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10 tax year end tips to help save £1,000s

Paloma Kubiak
Written By:
Paloma Kubiak

The end of the tax year is fast approaching so there’s just a month to sort out your finances to take advantage of all the tax-efficient allowances available to you.

Every year many investors lose out on valuable tax-efficient allowances by leaving things too late.

These 10 tips should help you make the most of them ahead of the 5 April cut-off point:

Use the capital gains tax allowance

This is one of the most underused tax allowances, but up to £12,300 is available to all, tax-free every year. Be clever with this allowance. If it gets near the end of the tax year, and the allowance hasn’t been used, then why not look at your portfolio and see if there are alternatives to those investments bulging with gains. Many use this allowance to generate a tax-free income, have a look at these common tax errors.

Use your ISA allowance

Still one of the best allowances. £20,000 is a generous limit that can give tax-free growth and income. On a typical dividend yield of 3%, £600 of income could be generated tax-free each year.

Contribute to a pension where possible

Upfront tax relief, tax-free growth and potentially inheritance tax-free status are three benefits of contributing to a pension. The down side is taxable income when the pension is taken and having your capital tied up until at least the age of 55. Non-earners also have an allowance of £2,880 each tax year, which is topped up by £720 of tax relief (£3,600).

Make use of your spouse’s allowances

Many high earners have non-earning spouses. If that’s the case, organise your affairs tax efficiently so that their valuable tax-free allowances aren’t lost. Their personal allowance of £12,570 and capital gains tax allowance of £12,300 could be used by transferring assets to their name.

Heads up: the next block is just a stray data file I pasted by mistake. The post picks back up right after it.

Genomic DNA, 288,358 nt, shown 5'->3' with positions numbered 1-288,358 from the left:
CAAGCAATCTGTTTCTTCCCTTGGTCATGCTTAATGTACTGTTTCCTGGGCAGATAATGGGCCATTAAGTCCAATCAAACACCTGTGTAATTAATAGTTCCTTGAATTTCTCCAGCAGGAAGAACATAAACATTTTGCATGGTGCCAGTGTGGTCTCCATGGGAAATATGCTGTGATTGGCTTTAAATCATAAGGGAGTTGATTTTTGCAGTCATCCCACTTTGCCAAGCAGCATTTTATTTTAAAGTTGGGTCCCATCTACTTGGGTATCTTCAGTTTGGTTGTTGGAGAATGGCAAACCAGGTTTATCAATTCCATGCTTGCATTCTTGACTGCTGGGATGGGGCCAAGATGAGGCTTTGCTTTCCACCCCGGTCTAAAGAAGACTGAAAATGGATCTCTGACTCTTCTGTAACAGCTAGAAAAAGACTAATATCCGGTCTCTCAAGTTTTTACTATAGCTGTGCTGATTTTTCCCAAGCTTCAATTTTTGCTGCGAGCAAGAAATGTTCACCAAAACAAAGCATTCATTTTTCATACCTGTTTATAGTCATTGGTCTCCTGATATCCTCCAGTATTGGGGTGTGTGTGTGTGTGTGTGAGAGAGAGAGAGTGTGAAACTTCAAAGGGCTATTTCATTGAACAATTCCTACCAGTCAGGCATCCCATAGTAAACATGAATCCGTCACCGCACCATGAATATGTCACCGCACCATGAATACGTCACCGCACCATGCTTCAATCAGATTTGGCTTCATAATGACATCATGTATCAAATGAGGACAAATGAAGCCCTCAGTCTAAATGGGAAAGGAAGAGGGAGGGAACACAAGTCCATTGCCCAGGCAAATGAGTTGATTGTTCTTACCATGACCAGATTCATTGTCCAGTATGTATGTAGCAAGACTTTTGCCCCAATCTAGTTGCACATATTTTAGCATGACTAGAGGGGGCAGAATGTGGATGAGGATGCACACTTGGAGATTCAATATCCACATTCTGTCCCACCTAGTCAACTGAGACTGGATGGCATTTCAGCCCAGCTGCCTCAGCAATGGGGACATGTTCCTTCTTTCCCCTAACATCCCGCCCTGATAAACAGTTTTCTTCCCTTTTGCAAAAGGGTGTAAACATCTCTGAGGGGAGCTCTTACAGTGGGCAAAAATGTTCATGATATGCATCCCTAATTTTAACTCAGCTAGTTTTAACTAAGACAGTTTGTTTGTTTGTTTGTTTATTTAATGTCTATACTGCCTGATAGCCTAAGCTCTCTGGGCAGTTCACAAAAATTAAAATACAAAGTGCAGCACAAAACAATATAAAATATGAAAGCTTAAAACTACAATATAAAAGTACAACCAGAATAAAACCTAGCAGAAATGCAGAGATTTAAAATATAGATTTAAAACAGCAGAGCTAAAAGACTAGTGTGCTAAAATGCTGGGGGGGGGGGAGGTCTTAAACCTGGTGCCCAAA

Consider Junior ISA and pension contributions for children/grandchildren

Children also get their own long-term annual investment allowances. Make use of the Junior ISA allowance of £9,000 and the pension allowance of £2,880 before 5 April.

Don’t forget your tax-free dividend allowance

Everyone gets a £2,000 tax-free dividend allowance; it might not be as high as it used to be, but it’s still a valuable allowance. Especially useful for small business owners who can time when they take dividends.

Don’t forget the transferable marriage allowance

The Marriage Allowance lets you transfer £1,260 of your personal allowance to your husband, wife or civil partner. It only works when one is a non-taxpayer and the receiving partner needs to be a basic rate tax payer. It could save £252 this tax year. You can also backdate this allowance. (The rules are slightly different in Scotland).

Use your annual gift allowances to reduce your estate

Everyone can legitimately reduce the value of their estate each year by gifting assets within specified limits. For those with larger estates this could be particularly useful.

Some gifts are exempt from Inheritance Tax especially those made more than seven years before the person died.

Gifts of £3,000 or less in any tax year are also exempt from IHT.

Charitable donations

Charitable donations, as well as doing good, also attract tax relief via Gift Aid. If you are considering being generous, consider which tax year you do it in and remember to tick the Gift Aid box. This ensures your chosen charity benefits and if you are a higher rate (or additional rate) taxpayer, you can also reclaim some tax.

Consider ways to reduce income tax by investing in VCTs, EIS, SEIS

For high earners who have already maxed their ISA and pension allowances, more specialised higher risk investments are available that can help reduce income tax bills, capital gains tax bills, produce tax-free growth and income.

A total of £1.3m could be invested in these three investments this tax year offering a tax rebate of £410,000 (for those lucky enough to earn that much!). You can also use EIS/SEIS to reclaim tax from the 2020/21 tax year. See YourMoney.com’s VCT and EIS guide for more information.

Ben Yearsley is director of Shore Financial Planning